iW Magazine
On the Wrist

The Beluga Ascent by Manchester Watch Works

Manchester Watch Works’ varied designs, solid specifications, and affordable pricing has made them one of my favorite micro-brand watchmakers. I have followed owner / designer Doug Kim’s progress from his first prototype to his latest offerings and I continue to be amazed at how each successive model outshines the last.

The Beluga Ascent is the first of MWW’s Professional Series. It is not only the best thing the brand has produced, but also one of the most appealing diver’s watches you can buy for under $1,000.

Beluga is a premium line, the Lexus to MWW’s Toyota if you will. In a first for MWW, the Ascent is Swiss made and powered by an ETA 2824-2. This hacking, hand winding, 25-jewel automatic is a stalwart of the industry and known for its durability. It has a smooth 28,800-bph sweep, ETACHRON regulator system, black-on-white date disk, and a 40-hour power reserve. Each unit is timed and regulated to three positions.

First look

At first glance, the Beluga Ascent looks like a traditional diver in the classic Submariner mold. The stainless steel case is a rather tidy 41mm wide, 50mm long and 13mm thick from its caseback to the top of its raised and beveled sapphire crystal. The finely brushed surface is interrupted by a delicate chamfer that runs from lug to lug, narrowing as it approaches the center until it disappears beneath the bezel. Shallow crown guards on the right side are mirrored on the left by an even smaller protrusion that frames the escape valve.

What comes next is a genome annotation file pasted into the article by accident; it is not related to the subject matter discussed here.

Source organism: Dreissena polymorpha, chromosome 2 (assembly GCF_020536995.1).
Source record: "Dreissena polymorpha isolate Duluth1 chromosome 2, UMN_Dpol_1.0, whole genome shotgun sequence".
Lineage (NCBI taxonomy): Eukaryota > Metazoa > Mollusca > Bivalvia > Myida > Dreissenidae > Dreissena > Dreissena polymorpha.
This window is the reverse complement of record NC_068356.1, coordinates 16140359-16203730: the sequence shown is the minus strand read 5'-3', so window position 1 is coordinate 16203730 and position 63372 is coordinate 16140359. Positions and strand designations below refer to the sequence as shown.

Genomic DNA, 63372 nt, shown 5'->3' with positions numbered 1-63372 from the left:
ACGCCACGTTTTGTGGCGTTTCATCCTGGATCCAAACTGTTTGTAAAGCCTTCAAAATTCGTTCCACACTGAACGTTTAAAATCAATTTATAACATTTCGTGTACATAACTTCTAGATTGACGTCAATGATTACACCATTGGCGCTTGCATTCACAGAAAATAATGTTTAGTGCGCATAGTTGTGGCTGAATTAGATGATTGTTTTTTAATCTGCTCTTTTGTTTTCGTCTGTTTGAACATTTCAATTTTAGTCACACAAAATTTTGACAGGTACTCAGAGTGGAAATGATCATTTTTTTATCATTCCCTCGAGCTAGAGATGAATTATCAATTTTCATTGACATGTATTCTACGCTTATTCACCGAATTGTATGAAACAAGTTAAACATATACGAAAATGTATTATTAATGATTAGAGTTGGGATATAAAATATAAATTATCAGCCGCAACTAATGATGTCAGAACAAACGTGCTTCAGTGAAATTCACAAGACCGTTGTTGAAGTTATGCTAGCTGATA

These subtle, sculptural details add character, setting the Ascent apart from its competitors.

Assessment

This is a dive watch through and through, equipped to a degree of overkill (it is rated for 500 meters of water resistance.) The crown screws against twin gaskets and the screw down caseback is sealed with Viton. Commercial saturation divers will appreciate the helium escape valve.

The dial is set beneath a brushed rehaut with a 24-hour index. MWW only offers this watch in the maximum contrast combination of white Superluminova on a black surface. The watch features a traditional dive watch layout of darts and bars with pencil hands and a spearhead second hand.

MWW went for two-tone SuperLuminova on this model. It is green-white C3 for the bezel and minute hand, and blue-white BGW9 for the hour hand and markers. While it is an uncommon design choice, it works quite well here.

The company calls the dial “maelstrom,” an apt descriptor for the micro-engraved spiral that shimmers on its surface. That pattern doesn’t overwhelm but offers an eye-catching glint that invites a second look. It is a clever touch and goes far to set the watch apart from the rest of the dive watch crowd.

The only thing I would change on the dial is the typeface used for Beluga brand name. On the packaging, you can see the fine lines and rounded corners that distinguish it from the generic lettering used by so many micro brands, but that detail is lost in the far smaller confines of the dial.

The bezel

The bezel is 43mm wide, creating a 1mm overlap for a better grip that is further aided by tiny scallops surrounding its upper edge. It travels smoothly through its 120-click rotation with firm engagement in each detent. The insert is polished black ceramic, which is greatly resistant to scratching and provides depth and luster that far outshines the more common aluminum. The C3 filling the engraved markers looks great and also makes them far more useful underwater - something of particular importance on this watch.